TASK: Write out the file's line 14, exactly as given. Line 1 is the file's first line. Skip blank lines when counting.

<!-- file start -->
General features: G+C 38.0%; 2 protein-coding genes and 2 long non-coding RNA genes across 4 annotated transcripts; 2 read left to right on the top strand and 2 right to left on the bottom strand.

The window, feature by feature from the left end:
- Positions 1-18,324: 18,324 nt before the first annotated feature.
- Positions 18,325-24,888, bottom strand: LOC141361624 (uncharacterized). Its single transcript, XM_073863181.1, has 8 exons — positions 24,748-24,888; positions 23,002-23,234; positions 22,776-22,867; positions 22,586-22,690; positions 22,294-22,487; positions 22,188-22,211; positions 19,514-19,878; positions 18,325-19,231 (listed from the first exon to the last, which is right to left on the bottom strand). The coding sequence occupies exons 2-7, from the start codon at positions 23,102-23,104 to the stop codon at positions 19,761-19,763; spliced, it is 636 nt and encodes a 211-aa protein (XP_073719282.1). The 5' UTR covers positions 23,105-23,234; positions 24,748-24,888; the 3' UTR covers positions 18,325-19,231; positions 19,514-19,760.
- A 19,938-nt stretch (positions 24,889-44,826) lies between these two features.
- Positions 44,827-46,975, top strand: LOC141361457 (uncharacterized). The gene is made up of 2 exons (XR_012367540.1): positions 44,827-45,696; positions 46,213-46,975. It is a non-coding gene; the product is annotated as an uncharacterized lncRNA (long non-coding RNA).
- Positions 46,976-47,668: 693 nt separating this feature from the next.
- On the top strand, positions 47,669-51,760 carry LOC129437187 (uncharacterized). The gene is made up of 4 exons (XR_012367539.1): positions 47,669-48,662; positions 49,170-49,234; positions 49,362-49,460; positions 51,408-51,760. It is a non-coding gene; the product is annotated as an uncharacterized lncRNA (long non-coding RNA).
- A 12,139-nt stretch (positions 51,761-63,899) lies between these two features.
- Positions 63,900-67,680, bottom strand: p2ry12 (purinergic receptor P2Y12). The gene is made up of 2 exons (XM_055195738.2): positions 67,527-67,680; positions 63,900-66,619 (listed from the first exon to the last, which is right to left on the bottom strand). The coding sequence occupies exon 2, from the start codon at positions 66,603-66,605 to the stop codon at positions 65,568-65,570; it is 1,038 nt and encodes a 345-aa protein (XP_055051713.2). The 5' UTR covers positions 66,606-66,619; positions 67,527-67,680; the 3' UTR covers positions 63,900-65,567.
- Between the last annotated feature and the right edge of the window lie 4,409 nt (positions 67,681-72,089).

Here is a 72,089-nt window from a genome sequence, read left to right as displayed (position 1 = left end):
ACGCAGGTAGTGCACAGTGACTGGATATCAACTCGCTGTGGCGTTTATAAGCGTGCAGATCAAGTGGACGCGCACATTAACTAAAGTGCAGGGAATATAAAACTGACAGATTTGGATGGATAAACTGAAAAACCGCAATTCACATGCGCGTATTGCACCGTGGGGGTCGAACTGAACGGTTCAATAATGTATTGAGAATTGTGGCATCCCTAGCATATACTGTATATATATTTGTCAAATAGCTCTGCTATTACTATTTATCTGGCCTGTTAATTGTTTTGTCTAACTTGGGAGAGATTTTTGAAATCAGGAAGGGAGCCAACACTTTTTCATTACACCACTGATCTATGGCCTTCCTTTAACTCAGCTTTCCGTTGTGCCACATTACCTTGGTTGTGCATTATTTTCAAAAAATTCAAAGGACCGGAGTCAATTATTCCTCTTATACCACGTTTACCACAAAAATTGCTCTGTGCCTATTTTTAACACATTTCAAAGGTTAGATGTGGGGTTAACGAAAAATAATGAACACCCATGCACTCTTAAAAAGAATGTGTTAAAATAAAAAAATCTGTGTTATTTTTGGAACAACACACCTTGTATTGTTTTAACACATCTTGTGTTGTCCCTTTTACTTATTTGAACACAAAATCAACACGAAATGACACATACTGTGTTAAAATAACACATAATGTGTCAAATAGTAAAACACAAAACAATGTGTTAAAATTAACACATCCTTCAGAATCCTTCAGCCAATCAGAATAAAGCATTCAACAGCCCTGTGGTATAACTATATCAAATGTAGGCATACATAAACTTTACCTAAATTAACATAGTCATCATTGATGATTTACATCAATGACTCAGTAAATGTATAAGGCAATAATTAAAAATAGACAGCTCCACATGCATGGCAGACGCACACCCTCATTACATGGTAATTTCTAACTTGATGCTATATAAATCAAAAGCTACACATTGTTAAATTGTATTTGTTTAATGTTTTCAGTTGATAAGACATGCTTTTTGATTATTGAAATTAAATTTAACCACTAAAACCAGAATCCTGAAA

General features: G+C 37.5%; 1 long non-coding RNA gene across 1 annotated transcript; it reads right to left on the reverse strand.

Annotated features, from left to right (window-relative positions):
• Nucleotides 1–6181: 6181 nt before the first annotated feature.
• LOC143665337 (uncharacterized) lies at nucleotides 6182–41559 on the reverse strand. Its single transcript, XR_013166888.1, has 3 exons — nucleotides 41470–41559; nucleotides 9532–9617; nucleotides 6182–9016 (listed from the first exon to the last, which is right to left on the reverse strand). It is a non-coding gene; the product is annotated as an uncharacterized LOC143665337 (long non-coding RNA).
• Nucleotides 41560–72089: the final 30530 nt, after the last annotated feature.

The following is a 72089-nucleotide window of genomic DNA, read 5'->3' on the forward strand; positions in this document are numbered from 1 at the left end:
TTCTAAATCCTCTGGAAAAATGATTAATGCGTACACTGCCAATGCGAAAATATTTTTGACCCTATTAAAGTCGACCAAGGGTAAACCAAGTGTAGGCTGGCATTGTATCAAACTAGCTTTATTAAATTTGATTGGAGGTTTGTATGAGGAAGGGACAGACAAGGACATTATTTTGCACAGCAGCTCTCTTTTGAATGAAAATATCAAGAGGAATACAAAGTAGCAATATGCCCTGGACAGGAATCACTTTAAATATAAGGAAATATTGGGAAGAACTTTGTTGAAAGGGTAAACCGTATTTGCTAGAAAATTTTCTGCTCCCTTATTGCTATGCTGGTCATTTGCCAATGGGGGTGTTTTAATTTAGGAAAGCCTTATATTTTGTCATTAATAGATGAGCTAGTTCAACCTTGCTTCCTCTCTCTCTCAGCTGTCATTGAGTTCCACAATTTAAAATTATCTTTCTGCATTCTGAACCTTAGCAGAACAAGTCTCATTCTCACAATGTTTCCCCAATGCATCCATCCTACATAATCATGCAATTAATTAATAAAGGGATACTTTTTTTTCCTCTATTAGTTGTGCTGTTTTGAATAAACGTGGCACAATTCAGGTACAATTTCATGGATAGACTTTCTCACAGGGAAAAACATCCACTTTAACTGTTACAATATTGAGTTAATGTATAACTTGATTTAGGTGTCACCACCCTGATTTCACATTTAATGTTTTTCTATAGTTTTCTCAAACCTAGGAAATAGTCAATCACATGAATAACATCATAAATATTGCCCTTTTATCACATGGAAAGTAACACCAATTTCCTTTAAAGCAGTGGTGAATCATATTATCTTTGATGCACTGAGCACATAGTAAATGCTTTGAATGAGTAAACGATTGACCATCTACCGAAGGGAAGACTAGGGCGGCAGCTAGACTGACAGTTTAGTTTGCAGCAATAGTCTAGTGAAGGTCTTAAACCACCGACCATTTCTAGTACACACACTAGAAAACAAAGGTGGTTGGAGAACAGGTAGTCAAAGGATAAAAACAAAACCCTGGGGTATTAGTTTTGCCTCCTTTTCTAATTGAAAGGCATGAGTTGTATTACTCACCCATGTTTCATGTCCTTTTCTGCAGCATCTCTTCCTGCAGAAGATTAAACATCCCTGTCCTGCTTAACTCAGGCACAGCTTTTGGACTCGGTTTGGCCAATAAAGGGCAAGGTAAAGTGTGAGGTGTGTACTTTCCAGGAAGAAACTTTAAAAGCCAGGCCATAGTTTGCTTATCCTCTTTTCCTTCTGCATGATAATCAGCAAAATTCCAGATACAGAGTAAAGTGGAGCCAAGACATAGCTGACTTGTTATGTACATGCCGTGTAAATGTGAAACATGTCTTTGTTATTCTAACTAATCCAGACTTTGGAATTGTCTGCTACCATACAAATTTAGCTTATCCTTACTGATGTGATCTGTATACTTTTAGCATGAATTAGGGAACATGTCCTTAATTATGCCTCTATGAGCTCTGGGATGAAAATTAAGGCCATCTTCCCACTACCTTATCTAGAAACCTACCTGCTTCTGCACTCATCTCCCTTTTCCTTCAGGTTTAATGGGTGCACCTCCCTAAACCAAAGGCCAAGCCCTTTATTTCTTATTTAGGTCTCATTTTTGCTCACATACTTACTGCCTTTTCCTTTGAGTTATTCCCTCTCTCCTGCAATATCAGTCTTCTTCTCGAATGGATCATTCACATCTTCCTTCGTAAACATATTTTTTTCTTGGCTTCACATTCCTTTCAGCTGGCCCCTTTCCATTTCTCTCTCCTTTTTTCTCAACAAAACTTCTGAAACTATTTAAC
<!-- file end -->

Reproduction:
General features: G+C 37.5%; 1 long non-coding RNA gene across 1 annotated transcript; it reads right to left on the reverse strand.